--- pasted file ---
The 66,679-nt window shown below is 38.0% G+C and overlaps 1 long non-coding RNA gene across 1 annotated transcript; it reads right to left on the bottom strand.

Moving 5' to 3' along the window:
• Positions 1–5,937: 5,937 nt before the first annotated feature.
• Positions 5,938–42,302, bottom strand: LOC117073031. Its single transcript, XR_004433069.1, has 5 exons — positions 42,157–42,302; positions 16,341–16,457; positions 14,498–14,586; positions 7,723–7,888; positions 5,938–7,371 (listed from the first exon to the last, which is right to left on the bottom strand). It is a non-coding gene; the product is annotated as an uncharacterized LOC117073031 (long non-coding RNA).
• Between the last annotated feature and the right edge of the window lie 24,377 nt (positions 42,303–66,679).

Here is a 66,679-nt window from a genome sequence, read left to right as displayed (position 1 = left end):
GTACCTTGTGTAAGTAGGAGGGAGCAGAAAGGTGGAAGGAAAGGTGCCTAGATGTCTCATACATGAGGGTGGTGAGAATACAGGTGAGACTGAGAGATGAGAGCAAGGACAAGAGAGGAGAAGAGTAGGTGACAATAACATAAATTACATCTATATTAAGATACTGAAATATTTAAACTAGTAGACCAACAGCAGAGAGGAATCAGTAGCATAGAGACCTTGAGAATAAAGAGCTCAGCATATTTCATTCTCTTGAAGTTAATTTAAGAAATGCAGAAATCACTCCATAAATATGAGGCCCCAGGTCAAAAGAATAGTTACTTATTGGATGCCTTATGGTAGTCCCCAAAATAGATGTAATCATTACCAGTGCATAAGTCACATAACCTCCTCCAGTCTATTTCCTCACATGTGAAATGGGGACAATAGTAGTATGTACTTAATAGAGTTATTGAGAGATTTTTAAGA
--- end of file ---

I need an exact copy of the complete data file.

The 66,679-nt window shown below is 38.0% G+C and overlaps 1 long non-coding RNA gene across 1 annotated transcript; it reads right to left on the bottom strand.

Moving 5' to 3' along the window:
• Positions 1–5,937: 5,937 nt before the first annotated feature.
• Positions 5,938–42,302, bottom strand: LOC117073031. Its single transcript, XR_004433069.1, has 5 exons — positions 42,157–42,302; positions 16,341–16,457; positions 14,498–14,586; positions 7,723–7,888; positions 5,938–7,371 (listed from the first exon to the last, which is right to left on the bottom strand). It is a non-coding gene; the product is annotated as an uncharacterized LOC117073031 (long non-coding RNA).
• Between the last annotated feature and the right edge of the window lie 24,377 nt (positions 42,303–66,679).

Here is a 66,679-nt window from a genome sequence, read left to right as displayed (position 1 = left end):
GTACCTTGTGTAAGTAGGAGGGAGCAGAAAGGTGGAAGGAAAGGTGCCTAGATGTCTCATACATGAGGGTGGTGAGAATACAGGTGAGACTGAGAGATGAGAGCAAGGACAAGAGAGGAGAAGAGTAGGTGACAATAACATAAATTACATCTATATTAAGATACTGAAATATTTAAACTAGTAGACCAACAGCAGAGAGGAATCAGTAGCATAGAGACCTTGAGAATAAAGAGCTCAGCATATTTCATTCTCTTGAAGTTAATTTAAGAAATGCAGAAATCACTCCATAAATATGAGGCCCCAGGTCAAAAGAATAGTTACTTATTGGATGCCTTATGGTAGTCCCCAAAATAGATGTAATCATTACCAGTGCATAAGTCACATAACCTCCTCCAGTCTATTTCCTCACATGTGAAATGGGGACAATAGTAGTATGTACTTAATAGAGTTATTGAGAGATTTTTAAGA